Murder Winks Directions: The students stand in a circle, and one of them will be the "murderer". This student will "murder" other students by winking at them. To choose the murderer, you can either a) have them close their eyes, walk around the circle, tapping one student on the back, or b) put one square of paper for each student in a hat, writing "murderer" on one piece and "innocent" on all the others; the students silently choose a piece of paper to determine who is the murderer.
Upper-intermediate exercises Practise your English grammar and vocabulary with these quick exercises for upper-intermediate and advanced learners of English. The multiple-choice and gap-fill exercises in this section cover areas such as tenses, collocations, idioms and phrasal verbs. To get news about new exercises as we add them, sign up for our Updates Newsletter. Tenses Exercises and worksheets in our download pack for English teachers Vocabulary worksheets Actions Business English Clothes Colours Communication worksheets Countries and nationalities Culture and traditions Describing people Education English for Specific Purposes ESP Environment and nature Face and body Family Flashcards Food Friendship General vocabulary Greetings Health Hobbies Holidays and traditions Idioms Jobs/occupations/professions likes and dislikes Meaning Music Numbers Peace and solidarity People Personal information Phonics Picture composition Places School Science Seasons Sports Technologies The age The alphabet The animals The city The house The transports The weather Time Travelling Teach Children to Read with Phonics, Worksheets, Games, Videos, Books These are among the best phonics worksheets, games, videos and flash cards you will find online. The has everything you need to help a child learn to read through phonics: decodable stories, listening exercises, you name it. Visit this page now! Live Worksheets Worksheets that listen. Worksheets that speak.
Find Sources - Literature Review: The What, Why and How-to Guide - Subject & Class Guides at University of Connecticut The term sources refer to print, electronic or visual materials necessary for your research. Sources are classified into primary, secondary and tertiary. Examples of primary sources: letters/correspondence, diaries, memoirs, autobiographies, official or research reports, patents and designs, and empirical research articles.Examples of secondary sources: academic journal articles (other than empirical research articles or reports), conference proceedings, books (monographs or chapters’ books), documentaries.Examples of tertiary sources: Encyclopedias, dictionaries, handbooks, atlas Note: Sometimes, secondary sources can be considered primary sources depending on context. For example, an academic article about Mexican migration during the Mexican Revolution written during that period can be used as primary sources to document the "contemporary thinking" of that period.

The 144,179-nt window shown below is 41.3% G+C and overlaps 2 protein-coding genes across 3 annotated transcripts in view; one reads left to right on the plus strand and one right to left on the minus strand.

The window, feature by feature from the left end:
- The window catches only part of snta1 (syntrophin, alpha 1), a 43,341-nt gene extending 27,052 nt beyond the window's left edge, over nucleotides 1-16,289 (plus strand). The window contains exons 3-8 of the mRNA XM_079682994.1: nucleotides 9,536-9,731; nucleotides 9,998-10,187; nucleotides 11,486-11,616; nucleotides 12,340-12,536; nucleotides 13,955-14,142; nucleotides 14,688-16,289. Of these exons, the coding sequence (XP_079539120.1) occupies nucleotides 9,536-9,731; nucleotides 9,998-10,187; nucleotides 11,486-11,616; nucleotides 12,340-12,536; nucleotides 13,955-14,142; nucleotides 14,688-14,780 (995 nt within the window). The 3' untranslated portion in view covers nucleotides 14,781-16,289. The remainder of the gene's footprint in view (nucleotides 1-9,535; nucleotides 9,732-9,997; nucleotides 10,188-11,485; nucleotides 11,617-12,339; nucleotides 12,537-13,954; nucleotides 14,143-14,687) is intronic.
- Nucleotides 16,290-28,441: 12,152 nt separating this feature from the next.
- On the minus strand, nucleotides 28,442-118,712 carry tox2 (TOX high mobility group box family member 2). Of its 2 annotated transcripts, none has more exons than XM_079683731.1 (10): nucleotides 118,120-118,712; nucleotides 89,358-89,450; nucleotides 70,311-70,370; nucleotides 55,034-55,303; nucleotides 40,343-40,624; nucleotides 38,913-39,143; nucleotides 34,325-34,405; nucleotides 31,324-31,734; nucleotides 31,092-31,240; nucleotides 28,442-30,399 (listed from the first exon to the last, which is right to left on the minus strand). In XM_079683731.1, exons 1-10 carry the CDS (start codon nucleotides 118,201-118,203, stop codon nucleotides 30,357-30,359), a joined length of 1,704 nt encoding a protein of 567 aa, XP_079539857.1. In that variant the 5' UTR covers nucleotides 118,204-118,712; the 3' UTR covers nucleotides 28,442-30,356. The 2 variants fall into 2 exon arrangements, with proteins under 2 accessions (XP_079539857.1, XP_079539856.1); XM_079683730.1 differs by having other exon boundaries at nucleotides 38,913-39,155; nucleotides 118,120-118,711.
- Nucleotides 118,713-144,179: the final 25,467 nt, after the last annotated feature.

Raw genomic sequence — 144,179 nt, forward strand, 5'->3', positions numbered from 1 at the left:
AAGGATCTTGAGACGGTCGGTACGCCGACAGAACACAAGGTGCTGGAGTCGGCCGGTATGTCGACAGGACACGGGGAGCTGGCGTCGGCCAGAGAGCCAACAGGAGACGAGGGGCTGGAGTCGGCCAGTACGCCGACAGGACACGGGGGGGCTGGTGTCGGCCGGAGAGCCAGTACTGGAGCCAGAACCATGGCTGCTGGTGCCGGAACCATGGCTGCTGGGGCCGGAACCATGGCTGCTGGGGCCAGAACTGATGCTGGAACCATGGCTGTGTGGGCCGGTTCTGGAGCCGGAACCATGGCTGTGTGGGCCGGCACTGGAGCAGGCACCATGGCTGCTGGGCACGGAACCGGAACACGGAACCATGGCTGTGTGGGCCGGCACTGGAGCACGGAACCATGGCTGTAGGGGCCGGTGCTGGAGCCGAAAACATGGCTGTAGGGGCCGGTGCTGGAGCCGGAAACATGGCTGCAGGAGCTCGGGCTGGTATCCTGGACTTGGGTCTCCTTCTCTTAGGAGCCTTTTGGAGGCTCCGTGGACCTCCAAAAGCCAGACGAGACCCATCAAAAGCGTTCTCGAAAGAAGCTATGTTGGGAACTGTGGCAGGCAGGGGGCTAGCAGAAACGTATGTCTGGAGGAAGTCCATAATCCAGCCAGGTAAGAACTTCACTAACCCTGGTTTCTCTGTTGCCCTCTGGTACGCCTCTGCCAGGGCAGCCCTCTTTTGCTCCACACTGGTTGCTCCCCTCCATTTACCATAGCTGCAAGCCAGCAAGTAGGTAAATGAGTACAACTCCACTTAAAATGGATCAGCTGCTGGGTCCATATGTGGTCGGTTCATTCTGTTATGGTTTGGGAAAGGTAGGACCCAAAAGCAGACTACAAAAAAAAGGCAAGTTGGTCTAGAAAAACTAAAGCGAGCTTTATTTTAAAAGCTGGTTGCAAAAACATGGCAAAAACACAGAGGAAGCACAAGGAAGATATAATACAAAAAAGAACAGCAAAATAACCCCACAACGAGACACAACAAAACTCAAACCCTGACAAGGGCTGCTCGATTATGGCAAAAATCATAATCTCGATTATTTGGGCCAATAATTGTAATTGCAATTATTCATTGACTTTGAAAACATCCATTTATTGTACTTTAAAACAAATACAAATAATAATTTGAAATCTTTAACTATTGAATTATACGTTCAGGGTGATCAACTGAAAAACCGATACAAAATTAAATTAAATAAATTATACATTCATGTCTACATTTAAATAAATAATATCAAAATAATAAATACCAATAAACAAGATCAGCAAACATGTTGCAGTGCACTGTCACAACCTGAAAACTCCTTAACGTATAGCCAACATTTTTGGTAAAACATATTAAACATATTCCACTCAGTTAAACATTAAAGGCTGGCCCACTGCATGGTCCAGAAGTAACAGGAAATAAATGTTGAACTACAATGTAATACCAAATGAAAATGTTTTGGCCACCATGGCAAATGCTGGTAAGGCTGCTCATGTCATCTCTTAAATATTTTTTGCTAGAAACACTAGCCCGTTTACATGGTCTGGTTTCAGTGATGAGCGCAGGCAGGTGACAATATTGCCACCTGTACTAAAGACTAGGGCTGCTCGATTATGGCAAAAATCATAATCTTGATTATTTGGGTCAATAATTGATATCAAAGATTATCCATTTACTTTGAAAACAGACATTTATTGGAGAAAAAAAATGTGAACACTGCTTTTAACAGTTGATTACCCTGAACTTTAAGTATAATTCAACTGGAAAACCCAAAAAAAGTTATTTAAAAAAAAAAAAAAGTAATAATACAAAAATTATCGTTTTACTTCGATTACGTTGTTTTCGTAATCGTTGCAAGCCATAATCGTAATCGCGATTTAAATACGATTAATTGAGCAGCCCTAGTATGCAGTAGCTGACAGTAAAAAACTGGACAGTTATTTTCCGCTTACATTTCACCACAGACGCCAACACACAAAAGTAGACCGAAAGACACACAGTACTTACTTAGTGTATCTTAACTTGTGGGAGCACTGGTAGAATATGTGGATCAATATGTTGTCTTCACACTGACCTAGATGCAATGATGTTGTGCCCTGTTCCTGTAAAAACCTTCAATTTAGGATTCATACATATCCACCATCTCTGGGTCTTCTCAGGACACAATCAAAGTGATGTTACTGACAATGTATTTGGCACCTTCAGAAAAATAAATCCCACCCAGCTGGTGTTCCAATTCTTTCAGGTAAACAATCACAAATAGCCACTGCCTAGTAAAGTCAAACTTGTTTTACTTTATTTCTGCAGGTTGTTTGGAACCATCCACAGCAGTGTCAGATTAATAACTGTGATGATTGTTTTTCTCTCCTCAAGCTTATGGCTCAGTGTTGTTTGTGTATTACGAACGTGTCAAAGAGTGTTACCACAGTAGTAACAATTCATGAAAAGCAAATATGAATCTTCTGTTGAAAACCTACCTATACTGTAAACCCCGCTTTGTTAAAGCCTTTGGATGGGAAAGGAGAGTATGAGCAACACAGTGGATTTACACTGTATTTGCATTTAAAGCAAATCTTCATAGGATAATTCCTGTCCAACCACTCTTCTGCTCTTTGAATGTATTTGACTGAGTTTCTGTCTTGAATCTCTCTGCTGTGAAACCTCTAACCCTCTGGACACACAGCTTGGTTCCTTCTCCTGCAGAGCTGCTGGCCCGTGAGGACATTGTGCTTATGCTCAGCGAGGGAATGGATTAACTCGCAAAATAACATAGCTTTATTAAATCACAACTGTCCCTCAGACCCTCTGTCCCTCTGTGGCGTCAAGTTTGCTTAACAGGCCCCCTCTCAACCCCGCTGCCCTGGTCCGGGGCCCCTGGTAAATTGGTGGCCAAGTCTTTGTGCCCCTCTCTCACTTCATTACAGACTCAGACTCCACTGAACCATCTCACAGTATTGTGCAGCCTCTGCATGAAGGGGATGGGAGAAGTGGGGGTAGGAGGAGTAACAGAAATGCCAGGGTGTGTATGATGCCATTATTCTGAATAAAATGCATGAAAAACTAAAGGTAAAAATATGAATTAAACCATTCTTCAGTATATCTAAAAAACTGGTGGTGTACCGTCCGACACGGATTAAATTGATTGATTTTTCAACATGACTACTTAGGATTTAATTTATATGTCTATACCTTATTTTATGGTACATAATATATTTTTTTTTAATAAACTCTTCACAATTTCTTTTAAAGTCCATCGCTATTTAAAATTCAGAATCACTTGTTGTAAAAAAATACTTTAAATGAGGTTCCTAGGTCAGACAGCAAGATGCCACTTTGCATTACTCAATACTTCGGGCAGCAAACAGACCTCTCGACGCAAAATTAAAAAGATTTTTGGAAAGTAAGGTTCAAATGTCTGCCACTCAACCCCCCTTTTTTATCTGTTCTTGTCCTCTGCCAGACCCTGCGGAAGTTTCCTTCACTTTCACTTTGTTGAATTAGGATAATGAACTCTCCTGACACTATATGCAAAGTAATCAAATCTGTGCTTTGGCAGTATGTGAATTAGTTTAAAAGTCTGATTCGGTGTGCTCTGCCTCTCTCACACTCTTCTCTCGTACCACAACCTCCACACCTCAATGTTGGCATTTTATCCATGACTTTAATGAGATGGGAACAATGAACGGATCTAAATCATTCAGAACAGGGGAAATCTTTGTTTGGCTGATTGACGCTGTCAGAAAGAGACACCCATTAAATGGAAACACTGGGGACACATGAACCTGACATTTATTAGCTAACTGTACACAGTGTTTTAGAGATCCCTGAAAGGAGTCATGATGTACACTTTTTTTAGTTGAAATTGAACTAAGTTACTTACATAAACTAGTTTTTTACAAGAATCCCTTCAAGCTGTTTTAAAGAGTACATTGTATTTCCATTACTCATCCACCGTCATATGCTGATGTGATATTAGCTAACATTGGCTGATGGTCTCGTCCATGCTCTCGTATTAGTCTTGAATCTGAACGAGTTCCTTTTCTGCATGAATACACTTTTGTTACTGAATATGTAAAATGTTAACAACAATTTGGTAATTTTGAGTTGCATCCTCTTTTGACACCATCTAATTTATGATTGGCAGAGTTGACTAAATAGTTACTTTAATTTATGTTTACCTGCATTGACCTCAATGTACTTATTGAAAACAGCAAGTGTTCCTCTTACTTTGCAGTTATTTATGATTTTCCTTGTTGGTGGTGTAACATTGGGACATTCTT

Downloadable lesson materials 36 Questions to fall in love Level B1 upwards Skills: speaking and listening Language: Question forms (including slightly more complex B1 forms) elt-resourceful-36-questions-to-fall-in-love ESL Games, Quizzes and Classroom ESL Activities Free ESL Games and Quiz Corner Welcome to our 'Free ESL Games and Quiz Corner'. Here you'll find interactive games, ESL classroom activities and games, online quizzes and hundreds of printable quiz questions in graded sets, including many sample question sets from our ESL board game Word Up. You'll also find excerpts from articles and books on using games in language learning plus links to many other ESL games and activity resources online. For TeachersMost of the classroom games and activities may be used with students of any level except for absolute beginners. For the card games, Matching Cards (Opposites) has printable card sets for beginner, intermediate and advanced students, while Matching Cards (Phrasal Verbs) has cards suitable for upper intermediate to advanced students. The classic games can be adapted to any level, while the miming games are suitable for the levels indicated.
Control Alt Achieve: 5 Emoji Learning Activities with Google Docs A while back I did a blog post on the "Emoji Random Writing Prompt Generator" I had created with Google Sheets. Basically the sheet randomly selected a set of emojis that the student could use as inspiration for writing a story, poem, or such. With a simple reload, a new random set would be produced. You can see the post and get your own copy of the template here: Emoji Random Writing Prompt Generator In this post we are going to dive deeper into creative ways to use emojis in Google Docs beyond just writing prompts.
Film: The Proposal Romantic comedies are not my favorite kind of movie, but they usually have great scenes for grammar. This one is no exception. I think this is one of the funniest scenes involving dogs that I have ever seen. I used it to practice contrasting the past perfect and the past perfect continuous tenses. A.